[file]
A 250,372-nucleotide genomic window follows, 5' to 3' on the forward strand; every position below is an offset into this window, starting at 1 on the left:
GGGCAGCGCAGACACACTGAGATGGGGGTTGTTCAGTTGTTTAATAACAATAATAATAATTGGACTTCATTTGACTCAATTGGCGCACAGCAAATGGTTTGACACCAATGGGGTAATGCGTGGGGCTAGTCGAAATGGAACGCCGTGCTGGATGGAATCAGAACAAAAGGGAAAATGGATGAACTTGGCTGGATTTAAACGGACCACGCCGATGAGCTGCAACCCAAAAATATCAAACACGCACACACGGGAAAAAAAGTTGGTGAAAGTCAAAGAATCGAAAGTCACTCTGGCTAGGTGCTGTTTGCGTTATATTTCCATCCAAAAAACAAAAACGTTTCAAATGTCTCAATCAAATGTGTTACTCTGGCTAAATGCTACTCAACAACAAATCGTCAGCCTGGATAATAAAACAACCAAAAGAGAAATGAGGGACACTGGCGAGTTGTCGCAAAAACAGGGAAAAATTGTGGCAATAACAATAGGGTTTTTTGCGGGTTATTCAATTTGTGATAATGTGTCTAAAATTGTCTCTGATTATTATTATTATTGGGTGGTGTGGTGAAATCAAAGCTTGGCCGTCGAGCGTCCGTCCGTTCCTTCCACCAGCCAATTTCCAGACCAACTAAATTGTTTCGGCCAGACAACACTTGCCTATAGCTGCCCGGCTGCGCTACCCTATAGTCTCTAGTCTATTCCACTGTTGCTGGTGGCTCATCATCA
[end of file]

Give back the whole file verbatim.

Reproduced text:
A 250,372-nucleotide genomic window follows, 5' to 3' on the forward strand; every position below is an offset into this window, starting at 1 on the left:
GGGCAGCGCAGACACACTGAGATGGGGGTTGTTCAGTTGTTTAATAACAATAATAATAATTGGACTTCATTTGACTCAATTGGCGCACAGCAAATGGTTTGACACCAATGGGGTAATGCGTGGGGCTAGTCGAAATGGAACGCCGTGCTGGATGGAATCAGAACAAAAGGGAAAATGGATGAACTTGGCTGGATTTAAACGGACCACGCCGATGAGCTGCAACCCAAAAATATCAAACACGCACACACGGGAAAAAAAGTTGGTGAAAGTCAAAGAATCGAAAGTCACTCTGGCTAGGTGCTGTTTGCGTTATATTTCCATCCAAAAAACAAAAACGTTTCAAATGTCTCAATCAAATGTGTTACTCTGGCTAAATGCTACTCAACAACAAATCGTCAGCCTGGATAATAAAACAACCAAAAGAGAAATGAGGGACACTGGCGAGTTGTCGCAAAAACAGGGAAAAATTGTGGCAATAACAATAGGGTTTTTTGCGGGTTATTCAATTTGTGATAATGTGTCTAAAATTGTCTCTGATTATTATTATTATTGGGTGGTGTGGTGAAATCAAAGCTTGGCCGTCGAGCGTCCGTCCGTTCCTTCCACCAGCCAATTTCCAGACCAACTAAATTGTTTCGGCCAGACAACACTTGCCTATAGCTGCCCGGCTGCGCTACCCTATAGTCTCTAGTCTATTCCACTGTTGCTGGTGGCTCATCATCA